Guess Who’s Waiting for Dinner?
The appeal of the newest restaurant on the rebounding waterfront in Yonkers wears thin
in the interminable wait to get served.
The menu spoke to me. one look at the website, one extra furtive glance online at that menu in the midst of the workday, and I was primed. This, I was sure, was going to be a transformative experience—I would once again be in my beloved Allard in Paris.
But, alas, the menu promised more than the restaurant could deliver. Was it the overly glowing newspaper reviews and other publicity? The mid-century French chic design? Whatever caused the swell in the dining room may well lead to Bistro Chartreuse’s undoing. The kitchen simply does not seem capable of getting food to the table in less than an hour—or two.
On one of our visits, we overheard several patrons threaten to leave as the servers, weaving from table to table, apologized and tried to make amends. The manager came to our table and attempted to placate us, offering false hopes for a meal soon to come.
Our appetizers did little to hold our rumbling bellies in abeyance. First, by the time they appeared, our appetites had already taken over where reason had left off. Also, while some of the food here is very, very good, other dishes are merely adequate, and one or two not even that.
After waiting 40 minutes for our starters, we asked that the charcueterie platter—prepared meats and patés requiring no cooking—be brought before our pissaladiere, the classic pizza-like tart with onion, olive, and anchovy topping that originated in Nice, was ready. Ten minutes later, it arrived. It was nice enough—tasty country and silky, rich liver pâté, and dandy sliced salami. We devoured it, only to wait another 10 minutes for our pissaladiere. Alas, it turned out to be a mediocre crust topped with harsh undercooked onion and a measly few bits of anchovy.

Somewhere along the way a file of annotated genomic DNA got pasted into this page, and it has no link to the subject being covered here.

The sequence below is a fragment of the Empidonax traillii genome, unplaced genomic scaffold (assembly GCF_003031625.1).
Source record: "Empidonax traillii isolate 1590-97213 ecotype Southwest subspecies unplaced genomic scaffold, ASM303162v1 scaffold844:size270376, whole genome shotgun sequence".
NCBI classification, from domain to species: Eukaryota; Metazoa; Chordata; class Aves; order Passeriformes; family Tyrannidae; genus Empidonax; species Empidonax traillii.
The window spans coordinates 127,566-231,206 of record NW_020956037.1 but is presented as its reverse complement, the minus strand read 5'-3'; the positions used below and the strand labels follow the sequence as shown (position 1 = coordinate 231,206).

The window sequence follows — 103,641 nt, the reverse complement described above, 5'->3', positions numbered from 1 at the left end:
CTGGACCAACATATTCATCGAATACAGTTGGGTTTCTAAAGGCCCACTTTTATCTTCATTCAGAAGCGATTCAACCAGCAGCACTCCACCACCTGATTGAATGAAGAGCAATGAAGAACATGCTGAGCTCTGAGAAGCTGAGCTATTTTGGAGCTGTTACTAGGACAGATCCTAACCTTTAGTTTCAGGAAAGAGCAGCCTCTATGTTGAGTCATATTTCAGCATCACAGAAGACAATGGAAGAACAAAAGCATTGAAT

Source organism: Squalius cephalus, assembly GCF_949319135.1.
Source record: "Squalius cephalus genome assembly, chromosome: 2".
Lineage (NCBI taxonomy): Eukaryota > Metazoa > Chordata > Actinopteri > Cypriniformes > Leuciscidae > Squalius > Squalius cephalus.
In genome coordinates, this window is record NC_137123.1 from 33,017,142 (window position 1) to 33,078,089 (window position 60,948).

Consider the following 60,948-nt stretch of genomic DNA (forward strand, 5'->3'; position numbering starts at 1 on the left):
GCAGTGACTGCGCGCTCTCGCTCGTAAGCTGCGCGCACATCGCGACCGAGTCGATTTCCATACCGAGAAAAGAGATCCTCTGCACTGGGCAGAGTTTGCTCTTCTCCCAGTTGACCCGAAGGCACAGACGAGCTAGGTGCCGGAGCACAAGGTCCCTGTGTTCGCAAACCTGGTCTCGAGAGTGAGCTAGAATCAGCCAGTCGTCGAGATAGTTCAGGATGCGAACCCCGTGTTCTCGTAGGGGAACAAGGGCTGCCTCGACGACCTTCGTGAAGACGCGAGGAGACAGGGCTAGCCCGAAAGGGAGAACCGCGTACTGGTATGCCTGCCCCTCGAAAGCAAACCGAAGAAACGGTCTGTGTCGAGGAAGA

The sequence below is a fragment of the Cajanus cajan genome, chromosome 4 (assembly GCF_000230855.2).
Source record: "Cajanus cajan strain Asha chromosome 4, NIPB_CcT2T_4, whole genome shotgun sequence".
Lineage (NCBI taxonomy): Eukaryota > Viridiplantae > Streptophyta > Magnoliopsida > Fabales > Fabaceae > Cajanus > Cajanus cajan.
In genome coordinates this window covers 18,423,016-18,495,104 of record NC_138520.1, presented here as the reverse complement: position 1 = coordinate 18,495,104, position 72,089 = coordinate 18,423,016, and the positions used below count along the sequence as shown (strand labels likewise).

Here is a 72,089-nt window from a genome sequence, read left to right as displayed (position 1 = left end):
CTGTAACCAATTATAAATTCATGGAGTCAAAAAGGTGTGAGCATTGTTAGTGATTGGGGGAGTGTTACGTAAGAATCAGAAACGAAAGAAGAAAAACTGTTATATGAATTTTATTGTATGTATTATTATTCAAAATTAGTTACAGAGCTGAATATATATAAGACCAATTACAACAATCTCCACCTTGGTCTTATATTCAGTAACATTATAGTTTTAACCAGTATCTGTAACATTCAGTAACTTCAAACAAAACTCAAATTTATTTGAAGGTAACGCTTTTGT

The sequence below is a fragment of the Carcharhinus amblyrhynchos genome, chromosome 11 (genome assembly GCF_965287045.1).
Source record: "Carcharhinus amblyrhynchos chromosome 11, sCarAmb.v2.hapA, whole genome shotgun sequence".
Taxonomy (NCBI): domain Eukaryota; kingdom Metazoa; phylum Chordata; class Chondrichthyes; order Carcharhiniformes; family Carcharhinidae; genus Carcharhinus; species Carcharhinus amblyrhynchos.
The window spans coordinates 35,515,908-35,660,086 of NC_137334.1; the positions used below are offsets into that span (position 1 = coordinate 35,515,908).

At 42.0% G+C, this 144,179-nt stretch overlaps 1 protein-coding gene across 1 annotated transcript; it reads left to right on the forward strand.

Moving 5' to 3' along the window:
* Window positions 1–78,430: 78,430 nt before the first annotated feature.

Again we waited. We tried to flag down the waiter, but he stared out above our heads—which we speculated was to avoid our pleas for food. An hour after the last crumbs of the pissaladiere were gone, we threw ourselves in front of him, forcing him to respond. He explained: the food takes so long—too long, he acknowledged—because every single item is prepared à la minute. That means, he says, if we order a dish with julienned vegetables, the chef is julienning the vegetables right then and there.
We were stunned. That’s not how restaurants work. Much prep is done in advance, with no compromise to the end product. The cooking should be (and generally is) à la minute, but, for heaven’s sake, not the prep! Perhaps he was mistaken; perhaps not. But whatever the cause, something is clearly wrong when the kitchen takes nearly an hour to get appetizers out and another hour after that for the next course.
After wating an hour, we managed to hail the manager, who promised to return in less than five minutes with our food. Ten minutes later our meals arrived, accompanied by more apologies and an offer for dessert on the house.
Our dinners were far, far better than our appetizers. Meaty skirt steak, slathered with sweet caramelized onions and earthy, slightly crisped mushrooms, shared its oozing juices with hills of creamy potatoes, and a juicy rare burger with a perfect crusty shell was accompanied by crisp fries. Those same fries reappeared with the mussels Chardonnay. Fresh, clean-tasting broth with just a hint of rosemary gave the perfectly cooked, tender mussels exactly what they needed—no more or less.
Duck breast came to our table slightly more cooked than it needed to be and accompanied by enough sweet currants to run the risk of obscuring the meaty flavor. But a lovely medley of crisp steamed celeriac, celery, green beans, and cherry tomatoes provided a palate-cleansing balance, and we attacked the anise-laced sweet roasted pear tucked beneath the duck.
Desserts were disappointing. Dense bread pudding—called pistachio on the menu in honor, we thought, of the chopped nut topping—was heavily laden with butter and custard: too sweet, too dense, and too, too much. The île de nage was better, but the île flotante (big “islands” of soft meringue with strawberry and thick crème anglaise) are best suited to those who like their dessert very sweet.
For all the charm of the menu and design and for the great effort being made here, one can only hope the kitchen will learn how to get food to the table in a more timely manner. Our experiences, we hear, are fairly typical—which is a shame. Given that some of the dishes were well executed, one must wonder if the missteps were the result of a poorly managed kitchen rather than an untalented one.
35 Main St., Yonkers
Lunch, Tue. to Fri., 11:30 am-3:30 pm
Dinner, Tue. to Fri, and Sun., 5:30-10 pm, Sat. 5:30-11 pm
â˜…â˜…â˜…â˜…—Outstanding â˜…â˜…â˜…—Very Good